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How your Christmas dinner has travelled three times around the world3 December 2018
Whilst Christmas dinners are a common sight on the big day, the origins of the ingredients are more exotic than you might expect, according to research...
Research from Nautilus International, the trade union representing around 22,000 maritime professionals in the UK, NL and CH, has found ingredients in their traditional Christmas dinners have travelled up to 90,149 miles before reaching our supermarket shelves, more than three and a half times the circumference of the world!
The UK relies on the maritime industry for 95% of everything we import all year round, not just at Christmas, with the sector supporting £40 billion in business turnover and 185,700 jobs[i]. Despite our reliance on the industry, the union is warning we run the risk of losing the UK’s reputation as a global maritime leader. Since 1975 the number of seafarers active in the UK has fallen by 75 per cent, and the UK register lies down in 20th for global ship registrations.
Despite this, our reliance on seafarers becomes increasingly apparent at Christmas as they ship us ingredients such as nutmeg, cinnamon and cloves as well as the other 'traditional' ingredients which make up our Christmas fare.
In the run up to the big day, Nautilus International has looked at a dozen of the feast’s most popular produce and where we import the goods from. Covering main courses, nibbles, puddings, drinks and decorations we consume over the festivities, the findings show just how far everything we need has travelled to reach us in time for the big day:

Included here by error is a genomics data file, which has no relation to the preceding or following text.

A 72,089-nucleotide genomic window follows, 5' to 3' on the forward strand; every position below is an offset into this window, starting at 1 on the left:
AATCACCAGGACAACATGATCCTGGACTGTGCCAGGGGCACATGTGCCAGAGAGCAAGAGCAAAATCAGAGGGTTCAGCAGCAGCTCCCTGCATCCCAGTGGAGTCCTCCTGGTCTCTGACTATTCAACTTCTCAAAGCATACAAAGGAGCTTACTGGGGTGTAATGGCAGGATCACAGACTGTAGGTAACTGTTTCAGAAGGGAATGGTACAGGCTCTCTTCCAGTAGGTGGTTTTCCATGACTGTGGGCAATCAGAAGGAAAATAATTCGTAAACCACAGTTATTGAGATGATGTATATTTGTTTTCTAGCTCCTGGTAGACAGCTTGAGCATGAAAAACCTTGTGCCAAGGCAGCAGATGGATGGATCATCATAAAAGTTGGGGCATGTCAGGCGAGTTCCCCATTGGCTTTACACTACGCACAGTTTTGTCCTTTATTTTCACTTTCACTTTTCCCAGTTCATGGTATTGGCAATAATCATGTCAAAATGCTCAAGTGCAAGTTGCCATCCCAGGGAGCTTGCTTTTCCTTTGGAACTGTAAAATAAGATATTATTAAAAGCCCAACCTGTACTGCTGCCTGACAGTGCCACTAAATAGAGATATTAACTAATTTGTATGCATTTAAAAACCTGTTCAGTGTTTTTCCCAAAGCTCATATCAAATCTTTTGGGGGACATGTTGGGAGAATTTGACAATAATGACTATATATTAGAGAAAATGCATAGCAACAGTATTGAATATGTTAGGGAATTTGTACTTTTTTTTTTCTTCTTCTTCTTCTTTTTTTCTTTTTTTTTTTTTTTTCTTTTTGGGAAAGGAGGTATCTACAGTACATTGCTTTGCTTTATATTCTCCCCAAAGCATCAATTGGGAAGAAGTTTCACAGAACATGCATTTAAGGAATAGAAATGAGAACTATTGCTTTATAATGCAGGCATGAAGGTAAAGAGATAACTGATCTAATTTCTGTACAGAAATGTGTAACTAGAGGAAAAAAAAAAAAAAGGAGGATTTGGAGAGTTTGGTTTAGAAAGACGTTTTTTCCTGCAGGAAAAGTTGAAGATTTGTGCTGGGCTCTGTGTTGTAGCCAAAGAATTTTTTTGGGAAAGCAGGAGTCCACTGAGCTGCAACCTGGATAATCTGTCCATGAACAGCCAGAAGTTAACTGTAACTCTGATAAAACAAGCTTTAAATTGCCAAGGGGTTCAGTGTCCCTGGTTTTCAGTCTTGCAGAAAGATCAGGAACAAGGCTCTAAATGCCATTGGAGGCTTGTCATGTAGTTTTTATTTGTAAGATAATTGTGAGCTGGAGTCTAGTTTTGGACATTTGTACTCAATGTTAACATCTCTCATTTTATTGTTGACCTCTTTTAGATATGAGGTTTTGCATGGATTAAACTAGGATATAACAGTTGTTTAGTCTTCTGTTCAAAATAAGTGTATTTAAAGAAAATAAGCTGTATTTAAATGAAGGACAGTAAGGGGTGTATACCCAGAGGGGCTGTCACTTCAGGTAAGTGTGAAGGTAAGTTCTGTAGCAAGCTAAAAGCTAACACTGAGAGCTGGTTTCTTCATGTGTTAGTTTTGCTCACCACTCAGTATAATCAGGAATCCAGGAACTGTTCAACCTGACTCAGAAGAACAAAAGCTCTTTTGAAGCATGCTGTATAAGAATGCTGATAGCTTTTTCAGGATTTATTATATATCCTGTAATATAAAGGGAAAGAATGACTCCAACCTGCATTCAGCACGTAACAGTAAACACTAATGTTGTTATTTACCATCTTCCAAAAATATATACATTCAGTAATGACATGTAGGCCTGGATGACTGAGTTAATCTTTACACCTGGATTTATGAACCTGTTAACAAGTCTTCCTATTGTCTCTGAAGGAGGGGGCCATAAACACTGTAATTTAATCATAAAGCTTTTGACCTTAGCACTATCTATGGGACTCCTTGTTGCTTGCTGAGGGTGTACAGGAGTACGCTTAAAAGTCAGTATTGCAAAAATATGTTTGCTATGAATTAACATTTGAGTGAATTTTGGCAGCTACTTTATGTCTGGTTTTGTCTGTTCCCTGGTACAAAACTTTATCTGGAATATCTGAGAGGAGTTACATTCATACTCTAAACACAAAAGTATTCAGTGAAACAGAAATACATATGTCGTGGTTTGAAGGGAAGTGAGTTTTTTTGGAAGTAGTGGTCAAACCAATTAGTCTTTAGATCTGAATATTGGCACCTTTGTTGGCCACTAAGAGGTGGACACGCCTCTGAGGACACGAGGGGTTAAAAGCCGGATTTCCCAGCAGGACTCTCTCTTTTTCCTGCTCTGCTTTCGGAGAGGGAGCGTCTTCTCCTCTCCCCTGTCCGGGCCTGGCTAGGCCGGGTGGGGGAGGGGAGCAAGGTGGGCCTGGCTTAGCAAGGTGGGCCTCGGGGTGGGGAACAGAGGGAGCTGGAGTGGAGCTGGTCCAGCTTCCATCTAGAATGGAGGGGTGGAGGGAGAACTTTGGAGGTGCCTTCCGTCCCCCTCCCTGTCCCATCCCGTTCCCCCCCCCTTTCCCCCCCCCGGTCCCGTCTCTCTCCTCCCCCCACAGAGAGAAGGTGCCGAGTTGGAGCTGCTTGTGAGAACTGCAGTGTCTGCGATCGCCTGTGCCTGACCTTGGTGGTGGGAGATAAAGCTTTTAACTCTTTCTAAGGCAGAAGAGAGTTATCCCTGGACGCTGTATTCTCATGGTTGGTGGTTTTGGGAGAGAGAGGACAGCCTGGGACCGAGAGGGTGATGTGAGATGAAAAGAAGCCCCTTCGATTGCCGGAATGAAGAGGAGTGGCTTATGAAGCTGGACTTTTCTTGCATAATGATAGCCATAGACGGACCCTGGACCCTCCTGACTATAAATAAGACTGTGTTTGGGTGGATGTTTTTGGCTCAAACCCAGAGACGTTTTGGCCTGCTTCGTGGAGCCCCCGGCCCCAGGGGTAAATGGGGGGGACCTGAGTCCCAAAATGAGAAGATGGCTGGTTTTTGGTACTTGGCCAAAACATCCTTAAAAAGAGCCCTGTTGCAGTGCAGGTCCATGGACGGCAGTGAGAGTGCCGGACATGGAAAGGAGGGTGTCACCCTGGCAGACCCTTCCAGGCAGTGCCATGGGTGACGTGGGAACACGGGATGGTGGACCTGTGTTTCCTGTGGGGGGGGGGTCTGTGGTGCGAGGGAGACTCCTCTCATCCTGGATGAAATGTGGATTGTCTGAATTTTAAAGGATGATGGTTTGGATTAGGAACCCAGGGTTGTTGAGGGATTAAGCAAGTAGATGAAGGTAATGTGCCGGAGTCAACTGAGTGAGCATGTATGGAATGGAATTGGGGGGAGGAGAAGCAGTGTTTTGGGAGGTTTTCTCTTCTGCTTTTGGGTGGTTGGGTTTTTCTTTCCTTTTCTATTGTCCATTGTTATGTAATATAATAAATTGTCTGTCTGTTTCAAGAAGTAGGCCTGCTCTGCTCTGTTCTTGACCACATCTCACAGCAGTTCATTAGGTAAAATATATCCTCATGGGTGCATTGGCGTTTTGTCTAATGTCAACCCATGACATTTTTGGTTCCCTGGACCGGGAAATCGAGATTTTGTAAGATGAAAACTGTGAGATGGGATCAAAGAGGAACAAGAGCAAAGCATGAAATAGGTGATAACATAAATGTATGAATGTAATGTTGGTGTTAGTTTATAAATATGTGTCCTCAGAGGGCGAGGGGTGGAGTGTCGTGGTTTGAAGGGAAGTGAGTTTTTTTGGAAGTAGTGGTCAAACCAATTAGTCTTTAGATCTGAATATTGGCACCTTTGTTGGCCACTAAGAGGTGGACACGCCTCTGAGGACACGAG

- roast chestnuts – maybe not round the open fire these days but still a favourite, the UK’s biggest supplier of chestnuts is Italy, which exports some 50,000 tonnes per-year – the nuts travel up to 1,100 miles to bring us Bing Crosby’s favourites.
- cranberry sauce – perfect with roast turkey, cranberries originate from America, with Wisconsin topping the chart for states exporting the most [ii] - 3,901 miles to your plate.
- pigs in blankets – the Danes are the UK’s biggest supplier of pork, seeing the tasty morsels traveling up to 746 miles [iii] to reach us.
- Christmas pudding – with spices from Sri Lanka, raisins from California and mixed fruit from Turkey, this Xmas staple travels a combined 12,926 miles.
- bread sauce – flour from Canada and nutmeg from Indonesia sees this simple dish travel up to 10,837 miles.
- turkey – turkey has replaced goose as the UK’s favourite centrepiece at Christmas and the majority of the UK’s imported turkeys come from Poland, Italy and the Netherlands, covering up to 1,015 miles [iv].
- prawns – for your classic Christmas prawn ring you’ll need to get prawns from Honduras, they’ve travelled up to 5,342 miles.
- mulled wine – with ginger from India, cinnamon from Sri Lanka, orange peel from Spain, allspice from Mexico and cloves from Indonesia, this traditional tipple remains one of the most exotic on our tables, travelling up to 31,176 miles.